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    Stacy. I think it's my nature, I love teaching people how to do things. Always have. Us older kids always taught and helped the younger ones out when we were growing up. So gratifying that was to me.

    I'm so excited for you right now! I wish I could be there for you, right by your side to encourage you, and steady you on that bike! As Float On mentioned, a little practice after you get the hang of things, and you'll be ready to transport those groceries! If I may, here's a little advice, invest in one those little wire mesh baskets for your bike to carry groceries. (Don't hang the bags from the handlebars).

    P.S. To be perfectly honest, I think learning to ride a bike when one is older would be way easier than when one is younger. As an adult our reflexes and balance and strength is much more advanced than a younger child's.

    In my first post I made the suggestion to you to find someone who knows how to ride and go out with them. It's so helpful to have someone steady and hold the bike upright while you seat yourself, then give you a gentle push to get you started. From there, it's all about maintaining your balance and applying a little pedal power!

  6. #6
    Senior Member Stacy's Avatar
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    Quote Originally Posted by Float On View Post
    It really isn't very hard to learn but I'd practice a lot before adding a few grocery bags.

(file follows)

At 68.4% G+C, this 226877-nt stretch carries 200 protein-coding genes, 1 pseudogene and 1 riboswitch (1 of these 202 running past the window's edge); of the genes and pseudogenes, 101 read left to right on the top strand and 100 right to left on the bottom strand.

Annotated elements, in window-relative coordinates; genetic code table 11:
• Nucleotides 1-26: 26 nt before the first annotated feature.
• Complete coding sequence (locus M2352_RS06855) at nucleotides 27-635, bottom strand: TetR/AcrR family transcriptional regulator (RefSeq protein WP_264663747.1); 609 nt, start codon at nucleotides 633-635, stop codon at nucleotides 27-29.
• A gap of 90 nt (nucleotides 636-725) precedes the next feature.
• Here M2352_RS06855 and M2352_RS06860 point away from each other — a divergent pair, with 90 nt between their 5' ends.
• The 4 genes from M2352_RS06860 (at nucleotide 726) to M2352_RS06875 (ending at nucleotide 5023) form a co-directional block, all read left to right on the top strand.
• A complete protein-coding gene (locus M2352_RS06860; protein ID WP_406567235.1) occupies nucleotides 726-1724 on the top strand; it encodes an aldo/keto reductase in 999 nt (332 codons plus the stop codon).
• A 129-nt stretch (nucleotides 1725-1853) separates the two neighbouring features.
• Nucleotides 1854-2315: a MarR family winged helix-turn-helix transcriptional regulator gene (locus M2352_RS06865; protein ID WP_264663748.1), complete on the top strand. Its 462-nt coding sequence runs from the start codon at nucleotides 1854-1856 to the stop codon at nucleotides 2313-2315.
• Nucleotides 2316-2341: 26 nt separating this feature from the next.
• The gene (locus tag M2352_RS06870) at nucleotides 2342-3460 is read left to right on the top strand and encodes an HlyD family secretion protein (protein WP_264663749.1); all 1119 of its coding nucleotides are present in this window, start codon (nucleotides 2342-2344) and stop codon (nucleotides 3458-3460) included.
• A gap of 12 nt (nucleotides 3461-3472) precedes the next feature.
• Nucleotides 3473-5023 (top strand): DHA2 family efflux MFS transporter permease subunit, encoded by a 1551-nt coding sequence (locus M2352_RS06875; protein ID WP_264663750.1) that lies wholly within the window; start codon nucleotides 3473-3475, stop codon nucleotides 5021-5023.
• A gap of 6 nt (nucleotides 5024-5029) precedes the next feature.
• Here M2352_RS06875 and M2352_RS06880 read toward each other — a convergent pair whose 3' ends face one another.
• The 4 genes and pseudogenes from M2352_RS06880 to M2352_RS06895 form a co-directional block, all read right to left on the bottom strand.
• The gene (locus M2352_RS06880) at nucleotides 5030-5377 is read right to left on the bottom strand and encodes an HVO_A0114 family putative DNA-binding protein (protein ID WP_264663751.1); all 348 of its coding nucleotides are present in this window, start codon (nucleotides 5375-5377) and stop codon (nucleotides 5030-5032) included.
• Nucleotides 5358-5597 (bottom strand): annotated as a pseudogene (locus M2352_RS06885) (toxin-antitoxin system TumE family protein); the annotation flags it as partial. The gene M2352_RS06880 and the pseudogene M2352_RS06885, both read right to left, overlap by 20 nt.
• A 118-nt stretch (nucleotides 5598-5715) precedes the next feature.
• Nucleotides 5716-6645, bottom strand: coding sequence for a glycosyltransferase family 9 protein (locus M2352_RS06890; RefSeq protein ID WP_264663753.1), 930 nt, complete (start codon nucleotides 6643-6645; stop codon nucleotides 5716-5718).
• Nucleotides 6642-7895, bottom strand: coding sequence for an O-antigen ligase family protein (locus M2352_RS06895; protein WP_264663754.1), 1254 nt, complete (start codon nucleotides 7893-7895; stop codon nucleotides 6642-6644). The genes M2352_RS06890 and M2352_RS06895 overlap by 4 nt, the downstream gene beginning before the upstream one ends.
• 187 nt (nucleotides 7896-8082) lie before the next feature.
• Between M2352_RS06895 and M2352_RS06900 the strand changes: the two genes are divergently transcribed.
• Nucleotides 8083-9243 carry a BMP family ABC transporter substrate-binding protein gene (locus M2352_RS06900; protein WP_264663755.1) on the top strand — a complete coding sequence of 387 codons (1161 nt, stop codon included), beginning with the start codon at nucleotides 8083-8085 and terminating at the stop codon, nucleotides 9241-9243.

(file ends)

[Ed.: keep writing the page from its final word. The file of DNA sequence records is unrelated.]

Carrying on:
If I manage to find a decent used bike while the nice weather holds out, I know of lots of bike trails I can't wait to try out. I'll definitely get some practice before I try to carry things.

  7. #7
    Simpleton Alan's Avatar
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    It's been my experience that you don't learn to ride a bike, the bike will stay up by itself as long as there's energy applied to it. The thing to learn is to trust it to do so.
    "Things should be made as simple as possible, but not one bit simpler." ~ Albert Einstein

  8. #8
    Mrs-M
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    Stacy. Alan makes a great point about balance. In reality, your bike will act like a gyroscope, self-balancing itself under momentum.

  9. #9
    Moderator Float On's Avatar
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    Just when you have that 'momentum' going don't forget how to apply the brakes gently.
    Float On: My "Happy Place" is on my little kayak in the coves of Table Rock Lake.

  10. #10
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    Take the pedals off of the bike. Then take the bike to a hard surface that's a little downhill, get on, push off, hold your legs just slightly away from the side of the bike. Let the momentum keep you going (physics in play here) and you can put your feet down whenever you feel you need to without getting hit by the pedals. Then, when you are confident with your balance, put the pedals back on.

    Historically speaking, early bicycles didn't have pedals........